13 December 2018

Africa: George H.W. Bush Took Africa Seriously

Photo: George Bush Presidential Library and Museum
George H. W. Bush invited a liberation movement icon, Albertina Sisulu, to the White House in 1989 to signal that he was not as sympathetic to South Africa's apartheid leaders as his predecessor.
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Washington, DC — President George H.W. Bush found Africa worthy of his attention, and as his assistant secretary of State for African affairs, I found his optimism towards the continent encouraging.

“There is no reason why Africans and their governments can’t do as well as people in other regions,” he would say, and he worked to see that America helped.

Both as president and through his numerous other foreign-facing roles, Bush understood Africa’s potential, as well as the basis for its struggles. Bush supported financing democracy and good-governance programs in Africa, but our emphasis was on conflict resolution: he saw that there could be no progress in development while wars cut all of the gains. Bush’s hands-on approach led to a number of outstanding successes in the drive to end African conflicts, and made possible the creative development programs instituted by subsequent administrations.

In Bush’s first year as president, Soviet leader Mikhail Gorbachev complained to Bush in a meeting that despite spending billions of dollars propping up ostensibly “Marxist” governments in Ethiopia and Angola, there was no end in sight for the decades-long civil wars in each country.

The president asked me to find a way to bring peace to those two countries. The American diplomacy that followed — including Bush’s personal intervention with heads of state — resulted in peace agreements for both countries.

The post-colonial chaos in Angola was mirrored in Mozambique, where the end of Portuguese rule gave rise to a ferocious civil war. Bush again saw an opportunity to settle an African conflict through negotiation. He invited President Joaquim Chissano to the Oval Office in 1990, where Bush argued that the government could not expect the international community to solve their internal problem.

He reminded Chissano that the RENAMO group — which was leading a tribal rebellion with South African support — was made up of Mozambicans, not “men from Mars,” and they could be negotiated with. It took some time, but negotiations supported by intense U.S. assistance yielded a peace agreement in November 1992, which has successfully kept the country at peace since.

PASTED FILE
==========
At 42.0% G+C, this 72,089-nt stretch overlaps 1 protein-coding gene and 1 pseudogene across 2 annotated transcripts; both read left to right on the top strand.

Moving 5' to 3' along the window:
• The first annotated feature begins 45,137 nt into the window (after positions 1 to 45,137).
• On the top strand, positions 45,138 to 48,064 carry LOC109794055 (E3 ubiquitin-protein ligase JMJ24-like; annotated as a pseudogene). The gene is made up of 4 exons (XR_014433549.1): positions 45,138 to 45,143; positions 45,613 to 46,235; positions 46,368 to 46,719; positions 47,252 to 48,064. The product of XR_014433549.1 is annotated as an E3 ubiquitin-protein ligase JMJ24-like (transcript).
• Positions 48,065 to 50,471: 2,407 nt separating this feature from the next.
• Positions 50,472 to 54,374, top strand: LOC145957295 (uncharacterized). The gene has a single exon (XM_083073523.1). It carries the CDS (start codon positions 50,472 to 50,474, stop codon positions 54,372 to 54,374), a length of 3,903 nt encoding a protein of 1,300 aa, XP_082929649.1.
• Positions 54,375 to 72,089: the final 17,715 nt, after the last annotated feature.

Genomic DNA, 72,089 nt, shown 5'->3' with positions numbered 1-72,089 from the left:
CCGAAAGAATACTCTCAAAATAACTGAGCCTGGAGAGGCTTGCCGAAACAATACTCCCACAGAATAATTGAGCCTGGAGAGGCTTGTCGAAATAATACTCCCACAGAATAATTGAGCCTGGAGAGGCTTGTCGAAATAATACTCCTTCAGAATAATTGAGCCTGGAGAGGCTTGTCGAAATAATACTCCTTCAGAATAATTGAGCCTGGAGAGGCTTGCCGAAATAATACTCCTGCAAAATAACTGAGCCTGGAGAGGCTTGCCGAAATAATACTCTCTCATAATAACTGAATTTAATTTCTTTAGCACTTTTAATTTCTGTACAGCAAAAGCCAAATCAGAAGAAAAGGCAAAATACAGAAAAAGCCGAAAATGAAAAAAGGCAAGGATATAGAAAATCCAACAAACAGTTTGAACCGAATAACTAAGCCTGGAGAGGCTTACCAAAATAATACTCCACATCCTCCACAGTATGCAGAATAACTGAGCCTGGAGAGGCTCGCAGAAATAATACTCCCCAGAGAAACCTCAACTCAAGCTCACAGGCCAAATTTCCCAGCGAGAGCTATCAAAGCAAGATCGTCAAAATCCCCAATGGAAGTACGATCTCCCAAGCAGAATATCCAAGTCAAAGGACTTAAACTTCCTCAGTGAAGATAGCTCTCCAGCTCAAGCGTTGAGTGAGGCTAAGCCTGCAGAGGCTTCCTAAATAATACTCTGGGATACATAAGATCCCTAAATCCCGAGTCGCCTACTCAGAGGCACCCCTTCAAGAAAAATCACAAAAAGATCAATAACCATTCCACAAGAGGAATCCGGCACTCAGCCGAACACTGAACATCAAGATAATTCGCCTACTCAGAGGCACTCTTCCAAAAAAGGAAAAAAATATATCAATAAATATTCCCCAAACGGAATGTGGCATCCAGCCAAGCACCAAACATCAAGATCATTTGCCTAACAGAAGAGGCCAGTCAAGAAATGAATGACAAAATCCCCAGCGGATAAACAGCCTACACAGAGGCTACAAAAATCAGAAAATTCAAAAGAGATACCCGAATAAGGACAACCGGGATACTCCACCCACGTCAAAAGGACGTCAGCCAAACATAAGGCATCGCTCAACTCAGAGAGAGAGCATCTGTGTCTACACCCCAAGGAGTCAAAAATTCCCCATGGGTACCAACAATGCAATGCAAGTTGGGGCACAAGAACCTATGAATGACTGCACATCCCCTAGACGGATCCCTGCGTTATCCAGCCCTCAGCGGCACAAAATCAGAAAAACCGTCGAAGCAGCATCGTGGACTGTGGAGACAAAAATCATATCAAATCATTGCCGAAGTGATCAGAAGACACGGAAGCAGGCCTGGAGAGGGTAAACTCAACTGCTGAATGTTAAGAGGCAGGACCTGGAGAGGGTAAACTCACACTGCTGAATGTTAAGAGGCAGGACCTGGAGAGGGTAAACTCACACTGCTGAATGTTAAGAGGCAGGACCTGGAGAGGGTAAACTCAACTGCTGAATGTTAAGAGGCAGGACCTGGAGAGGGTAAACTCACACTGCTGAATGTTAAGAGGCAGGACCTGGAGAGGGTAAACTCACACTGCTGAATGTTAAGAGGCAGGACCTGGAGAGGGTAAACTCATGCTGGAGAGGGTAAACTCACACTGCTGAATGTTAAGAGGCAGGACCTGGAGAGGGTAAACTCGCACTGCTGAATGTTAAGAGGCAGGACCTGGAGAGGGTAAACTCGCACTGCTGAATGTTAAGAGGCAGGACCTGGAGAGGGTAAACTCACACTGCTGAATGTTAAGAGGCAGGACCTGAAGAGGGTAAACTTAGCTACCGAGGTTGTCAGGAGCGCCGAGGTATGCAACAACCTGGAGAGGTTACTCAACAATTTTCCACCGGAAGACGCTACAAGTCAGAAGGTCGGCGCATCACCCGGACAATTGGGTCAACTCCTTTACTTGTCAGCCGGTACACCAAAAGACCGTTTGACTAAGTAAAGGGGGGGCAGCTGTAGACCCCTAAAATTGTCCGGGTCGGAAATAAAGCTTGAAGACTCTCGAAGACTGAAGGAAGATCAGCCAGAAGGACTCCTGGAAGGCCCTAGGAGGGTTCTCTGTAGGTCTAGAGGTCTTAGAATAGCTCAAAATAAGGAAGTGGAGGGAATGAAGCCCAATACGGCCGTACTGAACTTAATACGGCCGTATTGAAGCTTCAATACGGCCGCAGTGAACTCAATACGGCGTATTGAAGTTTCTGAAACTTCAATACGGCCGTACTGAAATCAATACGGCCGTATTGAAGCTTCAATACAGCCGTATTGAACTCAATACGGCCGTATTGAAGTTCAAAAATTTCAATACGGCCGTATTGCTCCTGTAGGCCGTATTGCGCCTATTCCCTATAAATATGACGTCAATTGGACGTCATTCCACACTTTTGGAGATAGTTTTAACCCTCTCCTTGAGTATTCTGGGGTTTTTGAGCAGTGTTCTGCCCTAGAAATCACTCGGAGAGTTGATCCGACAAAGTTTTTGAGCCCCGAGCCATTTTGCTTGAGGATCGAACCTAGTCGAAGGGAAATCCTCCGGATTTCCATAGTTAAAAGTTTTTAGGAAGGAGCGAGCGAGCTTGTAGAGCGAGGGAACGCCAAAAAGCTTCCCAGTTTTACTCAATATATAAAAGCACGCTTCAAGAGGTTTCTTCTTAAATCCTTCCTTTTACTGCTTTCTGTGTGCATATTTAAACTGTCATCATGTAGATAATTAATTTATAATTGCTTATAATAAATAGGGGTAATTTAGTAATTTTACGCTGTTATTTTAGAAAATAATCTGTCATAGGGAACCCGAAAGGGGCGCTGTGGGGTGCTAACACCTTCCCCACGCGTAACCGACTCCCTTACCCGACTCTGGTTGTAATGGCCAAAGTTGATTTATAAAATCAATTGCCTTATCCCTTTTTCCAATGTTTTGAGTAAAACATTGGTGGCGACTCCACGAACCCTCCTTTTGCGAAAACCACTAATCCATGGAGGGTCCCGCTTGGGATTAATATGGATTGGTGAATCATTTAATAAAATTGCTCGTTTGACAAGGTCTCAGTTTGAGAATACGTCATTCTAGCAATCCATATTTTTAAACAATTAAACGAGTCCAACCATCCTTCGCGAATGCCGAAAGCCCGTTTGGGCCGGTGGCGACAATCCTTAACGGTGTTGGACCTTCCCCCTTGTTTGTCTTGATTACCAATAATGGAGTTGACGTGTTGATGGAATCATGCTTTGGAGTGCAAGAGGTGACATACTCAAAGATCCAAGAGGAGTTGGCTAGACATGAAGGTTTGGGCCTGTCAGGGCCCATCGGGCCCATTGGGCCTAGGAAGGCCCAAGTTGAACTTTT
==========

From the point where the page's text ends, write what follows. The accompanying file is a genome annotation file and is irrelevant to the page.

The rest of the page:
When F.W. de Klerk began to imply his support for an end to apartheid in South Africa, Bush took the initiative, promising to lift crippling U.S. economic sanctions against the regime as soon as it became clear that whites were serious about ending the discriminatory system. Needless to say, de Klerk’s moves were unpopular with apartheid’s hardcore white supporters. Bush’s perceptive move reassured them that the United States would seek and support a fair democratic outcome of the negotiation process which would not give them short shrift in the coming dispensation.

Even after entering the proverbial “lame-duck” period following his defeat in the 1992 election, President Bush continued his focus on Africa. Anarchy in Somalia had led to constant violence and a horrible humanitarian crisis. Images of suffering Somali families and children appeared on TV and in newspapers. Bush decided the United States should intervene with Operation Restore Hope, which sought to get the situation under control long enough for United Nations blue helmets to take over. By the time American forces were relieved the following May, the famine was greatly relieved. Hundreds of thousands of lives were saved.

Bush’s work abroad is most often associated with the collapse of the Soviet Union, but Africa and Africans were deeply important to him. Throughout his public service he made many African friends, and a steady flow of African visitors, official and unofficial, marked his time in the White House. He saw Africa not as a faraway and unknowable place, but as a continent of people not so different from us: friends worth making time for. Of all Bush’s legacies, that friendship may prove among his most lasting.

Herman J. Cohen, a 38-year veteran of the U.S. Foreign Service, served as Assistant Secretary of State for African Affairs from 1989 to1993, and previously was U.S. Ambassador to Senegal and The Gambia (1977-1980), a member of the National Security Council staff, (1987-1989).

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